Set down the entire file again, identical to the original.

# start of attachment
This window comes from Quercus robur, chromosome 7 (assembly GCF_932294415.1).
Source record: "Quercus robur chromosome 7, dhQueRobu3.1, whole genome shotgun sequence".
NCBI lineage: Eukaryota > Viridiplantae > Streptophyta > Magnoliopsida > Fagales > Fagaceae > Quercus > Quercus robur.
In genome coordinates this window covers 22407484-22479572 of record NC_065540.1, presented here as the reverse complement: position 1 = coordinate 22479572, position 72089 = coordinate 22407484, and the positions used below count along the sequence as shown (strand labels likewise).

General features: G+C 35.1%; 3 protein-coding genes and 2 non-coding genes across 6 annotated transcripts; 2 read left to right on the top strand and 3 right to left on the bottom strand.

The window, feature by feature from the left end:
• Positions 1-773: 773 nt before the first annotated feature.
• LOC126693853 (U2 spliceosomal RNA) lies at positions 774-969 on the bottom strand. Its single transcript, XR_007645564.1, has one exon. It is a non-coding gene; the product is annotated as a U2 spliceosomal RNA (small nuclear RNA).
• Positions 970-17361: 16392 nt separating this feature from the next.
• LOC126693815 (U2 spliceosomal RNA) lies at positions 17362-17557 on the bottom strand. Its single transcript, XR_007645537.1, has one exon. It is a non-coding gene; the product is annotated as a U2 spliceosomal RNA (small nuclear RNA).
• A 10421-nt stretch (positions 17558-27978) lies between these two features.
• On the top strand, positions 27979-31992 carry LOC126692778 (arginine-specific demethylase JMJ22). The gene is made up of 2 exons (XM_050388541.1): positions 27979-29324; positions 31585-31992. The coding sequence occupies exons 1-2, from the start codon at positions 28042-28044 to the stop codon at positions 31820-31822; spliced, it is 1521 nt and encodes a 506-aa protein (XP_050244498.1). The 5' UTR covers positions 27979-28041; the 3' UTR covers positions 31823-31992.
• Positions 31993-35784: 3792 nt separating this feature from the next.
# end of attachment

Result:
This window comes from Quercus robur, chromosome 7 (assembly GCF_932294415.1).
Source record: "Quercus robur chromosome 7, dhQueRobu3.1, whole genome shotgun sequence".
NCBI lineage: Eukaryota > Viridiplantae > Streptophyta > Magnoliopsida > Fagales > Fagaceae > Quercus > Quercus robur.
In genome coordinates this window covers 22407484-22479572 of record NC_065540.1, presented here as the reverse complement: position 1 = coordinate 22479572, position 72089 = coordinate 22407484, and the positions used below count along the sequence as shown (strand labels likewise).

General features: G+C 35.1%; 3 protein-coding genes and 2 non-coding genes across 6 annotated transcripts; 2 read left to right on the top strand and 3 right to left on the bottom strand.

The window, feature by feature from the left end:
• Positions 1-773: 773 nt before the first annotated feature.
• LOC126693853 (U2 spliceosomal RNA) lies at positions 774-969 on the bottom strand. Its single transcript, XR_007645564.1, has one exon. It is a non-coding gene; the product is annotated as a U2 spliceosomal RNA (small nuclear RNA).
• Positions 970-17361: 16392 nt separating this feature from the next.
• LOC126693815 (U2 spliceosomal RNA) lies at positions 17362-17557 on the bottom strand. Its single transcript, XR_007645537.1, has one exon. It is a non-coding gene; the product is annotated as a U2 spliceosomal RNA (small nuclear RNA).
• A 10421-nt stretch (positions 17558-27978) lies between these two features.
• On the top strand, positions 27979-31992 carry LOC126692778 (arginine-specific demethylase JMJ22). The gene is made up of 2 exons (XM_050388541.1): positions 27979-29324; positions 31585-31992. The coding sequence occupies exons 1-2, from the start codon at positions 28042-28044 to the stop codon at positions 31820-31822; spliced, it is 1521 nt and encodes a 506-aa protein (XP_050244498.1). The 5' UTR covers positions 27979-28041; the 3' UTR covers positions 31823-31992.
• Positions 31993-35784: 3792 nt separating this feature from the next.